Warning that an issue before the District of Columbia Public Service Commission has "ramifications of national importance," President Carter's top consumer adviser stepped into a local utility regulation case for the first time.

The D.C. case could establish a national pattern for sharing part of the cost of nuclear power plant accidents, says the U.S. Office of Consumer Affairs, headed by White House consumer aide Esther Peterson.

The agency filed a formal petition to intervene in the D.C. Public Service Commission's deliberations on a request filed by Potomac Electric Power Co.

Pepco has asked permission to give what amount to special discounts on electricity it sells to Metropolitan Edison, the owners of the Three Mile Island nuclear power plant.

Since a radiation leak closed the Three Mile Island plant almost a year ago, Metropolitan Edison has been forced to buy large amounts of electricity; Pepco is one of its major suppliers.

Utility regulations require Pepco to share any profits it makes on such sales with its local customers, who pay -- through their monthly bills -- for building Pepco's power plants.

As a result, Pepco's customers will save about $2 on their electric bills over the next year, and its Maryland consumers will pay about 90 cents a month less for power for the next few months.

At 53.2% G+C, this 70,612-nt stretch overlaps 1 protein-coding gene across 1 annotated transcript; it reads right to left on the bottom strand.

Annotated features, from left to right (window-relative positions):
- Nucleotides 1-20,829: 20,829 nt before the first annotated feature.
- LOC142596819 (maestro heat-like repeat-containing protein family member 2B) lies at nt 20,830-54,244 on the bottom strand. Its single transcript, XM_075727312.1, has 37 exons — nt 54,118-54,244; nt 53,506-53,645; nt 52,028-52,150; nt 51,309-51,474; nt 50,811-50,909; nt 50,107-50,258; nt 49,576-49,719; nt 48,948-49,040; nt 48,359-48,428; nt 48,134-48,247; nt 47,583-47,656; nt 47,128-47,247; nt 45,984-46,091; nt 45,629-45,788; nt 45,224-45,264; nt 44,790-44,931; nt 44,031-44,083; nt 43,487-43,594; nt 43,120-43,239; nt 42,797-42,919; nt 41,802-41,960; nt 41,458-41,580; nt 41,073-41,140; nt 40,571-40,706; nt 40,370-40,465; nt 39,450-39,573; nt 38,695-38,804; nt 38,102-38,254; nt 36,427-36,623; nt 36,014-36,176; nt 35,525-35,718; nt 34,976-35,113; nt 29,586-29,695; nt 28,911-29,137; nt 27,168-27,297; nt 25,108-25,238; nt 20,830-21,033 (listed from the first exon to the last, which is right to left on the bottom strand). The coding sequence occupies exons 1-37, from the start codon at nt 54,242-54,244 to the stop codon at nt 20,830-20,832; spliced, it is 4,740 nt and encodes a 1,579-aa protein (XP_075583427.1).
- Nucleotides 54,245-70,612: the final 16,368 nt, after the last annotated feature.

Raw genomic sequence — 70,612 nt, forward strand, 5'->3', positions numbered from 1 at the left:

Part of those savings will be lost if Pepco is allowed to give a special discount to Metropolitan Edison. But Met Ed's customers will save money because the full cost of the purchased power is passed on to them.

"Consumers beyond the boundaries of the District of Columbia will be directly and indirectly affected by the outcome" of the D.C. decision on Pepco's request, the Office of Consumer Affairs noted in a petition to intervene in the case.

Office of Consumer Affairs attorney Harold T. Judd said the agency has made no decision about whether to support or oppose the discount to Metropolitan Edison.

The D.C. case is the first of several such requests filed with state regulators by companies selling power to Met Ed.

If the states agree to the discount, it could set a pattern for aiding utilities in the event of other nuclear accidents.

The state action eventually will have to be approved by the Federal Energy Regulatory Commission, but the utility companies have taken their case to local regulators rather than going directly to the federal agency.

Acknowledging that its District of Columbia customers would lose about $2 million in benefits if its request is approved, Pepco contends its discount plan has advantages for its customers. To get the discount, Metropolitan Edison would have to pay Pepco every week for power it buys; that would protect Pepco if Met Ed goes broke, Pepco says.